P.I. Pulse: Young Girl’s Life Ended by Botched Tonsillectomy
The family of a young and now brain dead California girl is reeling following two weeks of unfathomable hardship and distress. A relatively low-risk, common surgery, the tonsillectomy, was performed on 13-year-old Jahi McMath; the procedure was recommended by two doctors, both of whom contended that removing the tonsils would resolve issues such as sleep apnea, weight gain and inability to concentrate, which had been plaguing McMath.
Instead of yielding the anticipated positive results, the evidently botched operation has left McMath brain dead; the hospital in which she is being treated has declared her legally dead and has moved to remove her from life support, although a lawyer intervened at the last minute on behalf of the family.
What exactly went wrong on the operation table is yet to be revealed. Shortly following the operation, all seemed to be going well as McMath seemed to be recovering normally.
Then, upon transfer to the ICU for further recovery, Jahi’s medical condition worsened rapidly—she started coughing up large amounts of blood and she entered cardiac arrest, cutting off the flow of oxygen to her brain. On Tuesday, December 17, 2013, a CT scan revealed that 2/3 of her brain had “swollen.” Furthermore, legally, according to the standards under which the hospital operates, 100% of her brain is “dead.”
While excessive bleeding has been known to take place in the aftermath of a tonsillectomy, it is by no means a common occurrence. What exactly transpired during the procedure—what specific actions and precautions the doctors took during the operation—remains to be explained. Citing privacy laws, the hospital has been quiet about the entire ordeal.
According to a relatively recent report by Healthgrades, a company that reports on the quality of the U.S. healthcare system, nearly 200,000 deaths occur in U.S. hospitals every year due to medical errors. Negligent maneuvers by surgeons, irresponsible oversight by hospital staff and many other forms of medical malpractice jeopardize the lives of millions—and end the lives of hundreds of thousands of individuals every year.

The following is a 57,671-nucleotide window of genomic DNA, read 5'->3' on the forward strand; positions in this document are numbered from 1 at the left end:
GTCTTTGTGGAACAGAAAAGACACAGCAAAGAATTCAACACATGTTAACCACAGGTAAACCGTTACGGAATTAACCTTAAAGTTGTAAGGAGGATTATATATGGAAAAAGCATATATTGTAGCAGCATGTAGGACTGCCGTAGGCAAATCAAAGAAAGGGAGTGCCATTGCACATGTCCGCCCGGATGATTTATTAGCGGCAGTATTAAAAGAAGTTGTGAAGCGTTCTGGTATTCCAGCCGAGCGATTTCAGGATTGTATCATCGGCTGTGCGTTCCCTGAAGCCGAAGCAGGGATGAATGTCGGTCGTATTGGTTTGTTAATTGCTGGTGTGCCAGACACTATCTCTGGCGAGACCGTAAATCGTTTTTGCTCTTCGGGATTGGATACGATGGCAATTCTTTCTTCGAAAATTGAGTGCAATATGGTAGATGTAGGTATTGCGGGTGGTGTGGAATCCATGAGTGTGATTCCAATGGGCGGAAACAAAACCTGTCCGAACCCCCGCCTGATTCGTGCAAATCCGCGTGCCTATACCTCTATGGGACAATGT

Jahi McMath’s ultimate fate is yet to be determined. A recovery, while wonderful, is unlikely. How long she will remain on life support is now up to the court system. Regardless of the decision, McMath has suffered a tremendous loss and so has her family. Their 13-year-old daughter, because of a relatively routine medical procedure, was rendered brain dead and legally dead.
The McMath family has legal rights; they can retain an attorney and file a medical malpractice and/or wrongful death suit against the hospital and doctors responsible for this absolute tragedy. They can seek compensation to help cover the abundant costs that they will incur—medical costs, funeral costs, therapy costs, the cost of the loss of future income, etc.
It goes without saying that when mistakes are made in hospitals, the medical professionals involved are usually not acting maliciously. Nevertheless, they can and should be held accountable when an individual or group of individuals suffers unnecessarily due to their negligence and/or recklessness. If you or your family has sustained an injury or significant loss due to the negligence of a medical professional or establishment, please reach out to us and let us explain how we can help.
For a free consultation with an experienced attorney at the Law Offices of Aronberg, Aronberg & Green, please call 561-266-9191 or email firstname.lastname@example.org.